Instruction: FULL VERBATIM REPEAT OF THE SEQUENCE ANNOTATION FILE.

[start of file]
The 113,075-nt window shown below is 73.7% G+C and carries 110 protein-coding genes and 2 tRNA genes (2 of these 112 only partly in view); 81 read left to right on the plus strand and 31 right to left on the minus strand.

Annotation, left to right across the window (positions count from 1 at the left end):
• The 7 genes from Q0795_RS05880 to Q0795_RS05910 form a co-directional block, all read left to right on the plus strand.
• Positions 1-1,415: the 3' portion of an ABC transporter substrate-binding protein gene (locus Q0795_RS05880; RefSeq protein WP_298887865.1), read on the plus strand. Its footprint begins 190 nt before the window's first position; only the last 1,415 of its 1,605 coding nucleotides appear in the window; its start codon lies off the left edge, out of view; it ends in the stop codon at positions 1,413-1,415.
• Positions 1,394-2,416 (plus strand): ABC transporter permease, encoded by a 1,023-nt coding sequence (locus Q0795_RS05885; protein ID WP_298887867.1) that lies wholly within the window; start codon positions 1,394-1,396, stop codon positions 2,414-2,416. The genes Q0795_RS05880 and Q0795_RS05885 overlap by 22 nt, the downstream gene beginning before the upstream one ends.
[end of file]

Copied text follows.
The 113,075-nt window shown below is 73.7% G+C and carries 110 protein-coding genes and 2 tRNA genes (2 of these 112 only partly in view); 81 read left to right on the plus strand and 31 right to left on the minus strand.

Annotation, left to right across the window (positions count from 1 at the left end):
• The 7 genes from Q0795_RS05880 to Q0795_RS05910 form a co-directional block, all read left to right on the plus strand.
• Positions 1-1,415: the 3' portion of an ABC transporter substrate-binding protein gene (locus Q0795_RS05880; RefSeq protein WP_298887865.1), read on the plus strand. Its footprint begins 190 nt before the window's first position; only the last 1,415 of its 1,605 coding nucleotides appear in the window; its start codon lies off the left edge, out of view; it ends in the stop codon at positions 1,413-1,415.
• Positions 1,394-2,416 (plus strand): ABC transporter permease, encoded by a 1,023-nt coding sequence (locus Q0795_RS05885; protein ID WP_298887867.1) that lies wholly within the window; start codon positions 1,394-1,396, stop codon positions 2,414-2,416. The genes Q0795_RS05880 and Q0795_RS05885 overlap by 22 nt, the downstream gene beginning before the upstream one ends.